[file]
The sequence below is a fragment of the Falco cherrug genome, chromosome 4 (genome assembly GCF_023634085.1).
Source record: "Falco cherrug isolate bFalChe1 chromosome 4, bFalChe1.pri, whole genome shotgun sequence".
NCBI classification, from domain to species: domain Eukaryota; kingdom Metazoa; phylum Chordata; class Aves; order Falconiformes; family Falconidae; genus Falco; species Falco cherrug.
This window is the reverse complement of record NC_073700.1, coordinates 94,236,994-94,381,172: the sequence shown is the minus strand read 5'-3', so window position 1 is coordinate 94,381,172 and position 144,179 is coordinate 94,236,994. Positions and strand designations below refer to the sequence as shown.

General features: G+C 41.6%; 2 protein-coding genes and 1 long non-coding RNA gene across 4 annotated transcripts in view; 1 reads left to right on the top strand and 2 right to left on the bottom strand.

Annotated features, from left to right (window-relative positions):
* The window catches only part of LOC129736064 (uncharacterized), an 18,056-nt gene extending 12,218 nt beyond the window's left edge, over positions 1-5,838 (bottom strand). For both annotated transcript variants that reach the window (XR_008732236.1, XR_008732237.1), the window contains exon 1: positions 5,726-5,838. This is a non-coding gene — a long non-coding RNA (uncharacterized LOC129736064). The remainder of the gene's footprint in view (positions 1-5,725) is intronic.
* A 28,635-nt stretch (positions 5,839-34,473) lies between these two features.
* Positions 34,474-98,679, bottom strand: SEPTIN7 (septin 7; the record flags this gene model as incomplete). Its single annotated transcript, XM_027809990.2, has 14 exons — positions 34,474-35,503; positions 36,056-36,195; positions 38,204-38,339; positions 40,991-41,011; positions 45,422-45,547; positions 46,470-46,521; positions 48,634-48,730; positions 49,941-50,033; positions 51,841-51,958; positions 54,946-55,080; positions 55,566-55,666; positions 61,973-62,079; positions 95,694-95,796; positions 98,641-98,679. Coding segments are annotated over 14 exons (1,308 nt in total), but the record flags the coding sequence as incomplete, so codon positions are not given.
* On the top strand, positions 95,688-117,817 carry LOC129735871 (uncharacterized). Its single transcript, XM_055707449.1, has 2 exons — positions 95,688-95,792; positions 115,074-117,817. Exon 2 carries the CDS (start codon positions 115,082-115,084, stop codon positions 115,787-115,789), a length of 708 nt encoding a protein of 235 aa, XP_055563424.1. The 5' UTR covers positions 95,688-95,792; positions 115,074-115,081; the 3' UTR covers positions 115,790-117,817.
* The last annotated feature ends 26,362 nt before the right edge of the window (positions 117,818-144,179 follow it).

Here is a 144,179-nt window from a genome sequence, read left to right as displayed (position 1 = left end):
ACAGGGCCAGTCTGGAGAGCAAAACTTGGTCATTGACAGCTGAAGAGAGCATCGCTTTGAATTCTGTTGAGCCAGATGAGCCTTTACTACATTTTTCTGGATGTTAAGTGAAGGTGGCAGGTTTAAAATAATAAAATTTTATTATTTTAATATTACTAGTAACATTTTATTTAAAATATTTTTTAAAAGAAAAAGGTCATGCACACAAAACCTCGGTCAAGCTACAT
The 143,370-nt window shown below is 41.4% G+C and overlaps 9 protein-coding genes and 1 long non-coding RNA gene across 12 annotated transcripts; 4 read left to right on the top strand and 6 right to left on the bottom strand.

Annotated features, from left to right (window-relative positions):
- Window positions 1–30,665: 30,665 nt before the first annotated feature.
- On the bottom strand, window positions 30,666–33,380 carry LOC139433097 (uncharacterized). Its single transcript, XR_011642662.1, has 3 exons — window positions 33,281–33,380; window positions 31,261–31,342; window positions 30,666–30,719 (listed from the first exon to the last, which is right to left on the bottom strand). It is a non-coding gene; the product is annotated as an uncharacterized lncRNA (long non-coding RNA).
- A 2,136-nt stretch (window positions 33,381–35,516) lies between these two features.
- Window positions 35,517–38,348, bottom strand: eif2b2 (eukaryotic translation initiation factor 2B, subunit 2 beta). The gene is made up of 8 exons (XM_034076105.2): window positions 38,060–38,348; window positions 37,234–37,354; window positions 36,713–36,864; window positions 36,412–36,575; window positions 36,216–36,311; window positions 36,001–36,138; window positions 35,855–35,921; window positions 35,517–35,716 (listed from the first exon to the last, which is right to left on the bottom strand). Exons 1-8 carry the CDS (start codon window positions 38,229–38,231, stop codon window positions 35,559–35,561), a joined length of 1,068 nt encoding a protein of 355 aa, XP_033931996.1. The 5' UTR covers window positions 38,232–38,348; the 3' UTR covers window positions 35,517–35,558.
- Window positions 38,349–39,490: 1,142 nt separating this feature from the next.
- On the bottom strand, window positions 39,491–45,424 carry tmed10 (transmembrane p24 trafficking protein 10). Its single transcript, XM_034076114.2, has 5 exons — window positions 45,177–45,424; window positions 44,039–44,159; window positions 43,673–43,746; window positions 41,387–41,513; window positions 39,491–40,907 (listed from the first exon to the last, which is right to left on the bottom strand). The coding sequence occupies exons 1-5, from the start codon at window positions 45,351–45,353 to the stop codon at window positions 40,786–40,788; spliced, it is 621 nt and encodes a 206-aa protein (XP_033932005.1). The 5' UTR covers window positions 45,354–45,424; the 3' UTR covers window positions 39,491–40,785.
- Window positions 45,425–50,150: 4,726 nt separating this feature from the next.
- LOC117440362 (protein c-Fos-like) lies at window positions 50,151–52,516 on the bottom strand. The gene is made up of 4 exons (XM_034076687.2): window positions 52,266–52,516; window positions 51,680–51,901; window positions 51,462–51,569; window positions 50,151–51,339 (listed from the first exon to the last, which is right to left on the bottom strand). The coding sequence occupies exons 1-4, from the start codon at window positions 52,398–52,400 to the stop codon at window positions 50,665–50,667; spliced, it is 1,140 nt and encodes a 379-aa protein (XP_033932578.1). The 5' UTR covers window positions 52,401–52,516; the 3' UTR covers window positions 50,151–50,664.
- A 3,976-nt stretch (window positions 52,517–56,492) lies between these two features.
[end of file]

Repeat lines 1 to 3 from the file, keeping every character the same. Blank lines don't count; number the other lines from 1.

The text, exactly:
The sequence below is a fragment of the Falco cherrug genome, chromosome 4 (genome assembly GCF_023634085.1).
Source record: "Falco cherrug isolate bFalChe1 chromosome 4, bFalChe1.pri, whole genome shotgun sequence".
NCBI classification, from domain to species: domain Eukaryota; kingdom Metazoa; phylum Chordata; class Aves; order Falconiformes; family Falconidae; genus Falco; species Falco cherrug.